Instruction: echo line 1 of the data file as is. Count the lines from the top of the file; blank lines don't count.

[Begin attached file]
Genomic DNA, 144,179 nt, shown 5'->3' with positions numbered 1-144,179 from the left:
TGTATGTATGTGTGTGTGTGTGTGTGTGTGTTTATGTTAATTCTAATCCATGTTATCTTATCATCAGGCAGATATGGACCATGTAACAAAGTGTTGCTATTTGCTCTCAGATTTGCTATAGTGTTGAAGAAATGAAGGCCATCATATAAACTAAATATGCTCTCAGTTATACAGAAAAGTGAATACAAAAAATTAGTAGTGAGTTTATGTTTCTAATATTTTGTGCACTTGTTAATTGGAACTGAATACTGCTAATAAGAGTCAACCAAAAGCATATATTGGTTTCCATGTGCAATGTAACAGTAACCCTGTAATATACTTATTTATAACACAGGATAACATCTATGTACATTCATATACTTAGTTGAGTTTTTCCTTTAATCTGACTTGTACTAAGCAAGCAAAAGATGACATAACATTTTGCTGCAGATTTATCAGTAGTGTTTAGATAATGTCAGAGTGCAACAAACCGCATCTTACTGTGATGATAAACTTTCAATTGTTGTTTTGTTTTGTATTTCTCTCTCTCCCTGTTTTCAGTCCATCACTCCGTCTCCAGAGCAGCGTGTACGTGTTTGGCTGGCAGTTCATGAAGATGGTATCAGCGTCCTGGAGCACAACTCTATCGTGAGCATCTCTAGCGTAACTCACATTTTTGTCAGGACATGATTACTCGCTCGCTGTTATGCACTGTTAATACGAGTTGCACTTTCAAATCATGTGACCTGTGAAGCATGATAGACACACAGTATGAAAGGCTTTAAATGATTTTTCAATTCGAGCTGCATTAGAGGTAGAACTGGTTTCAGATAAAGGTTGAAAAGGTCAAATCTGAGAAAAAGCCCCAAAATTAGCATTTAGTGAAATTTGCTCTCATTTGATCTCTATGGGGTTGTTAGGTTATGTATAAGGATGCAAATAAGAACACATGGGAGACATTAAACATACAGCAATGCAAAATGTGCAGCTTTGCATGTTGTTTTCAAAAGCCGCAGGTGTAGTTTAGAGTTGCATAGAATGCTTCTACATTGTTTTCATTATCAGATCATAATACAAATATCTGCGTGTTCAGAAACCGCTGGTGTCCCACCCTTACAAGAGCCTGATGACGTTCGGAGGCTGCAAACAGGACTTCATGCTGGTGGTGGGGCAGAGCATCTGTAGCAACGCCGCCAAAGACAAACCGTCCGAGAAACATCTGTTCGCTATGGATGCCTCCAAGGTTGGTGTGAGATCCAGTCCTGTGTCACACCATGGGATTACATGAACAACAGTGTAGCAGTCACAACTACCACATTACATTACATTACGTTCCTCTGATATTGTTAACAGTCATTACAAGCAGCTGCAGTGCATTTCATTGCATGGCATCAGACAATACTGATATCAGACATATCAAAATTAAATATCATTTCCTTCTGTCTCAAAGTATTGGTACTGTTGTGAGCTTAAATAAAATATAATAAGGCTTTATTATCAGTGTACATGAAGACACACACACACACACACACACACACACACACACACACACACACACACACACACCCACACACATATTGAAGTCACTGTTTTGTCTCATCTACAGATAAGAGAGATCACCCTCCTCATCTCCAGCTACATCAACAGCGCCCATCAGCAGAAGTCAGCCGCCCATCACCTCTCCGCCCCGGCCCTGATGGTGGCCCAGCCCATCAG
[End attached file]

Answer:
Genomic DNA, 144,179 nt, shown 5'->3' with positions numbered 1-144,179 from the left: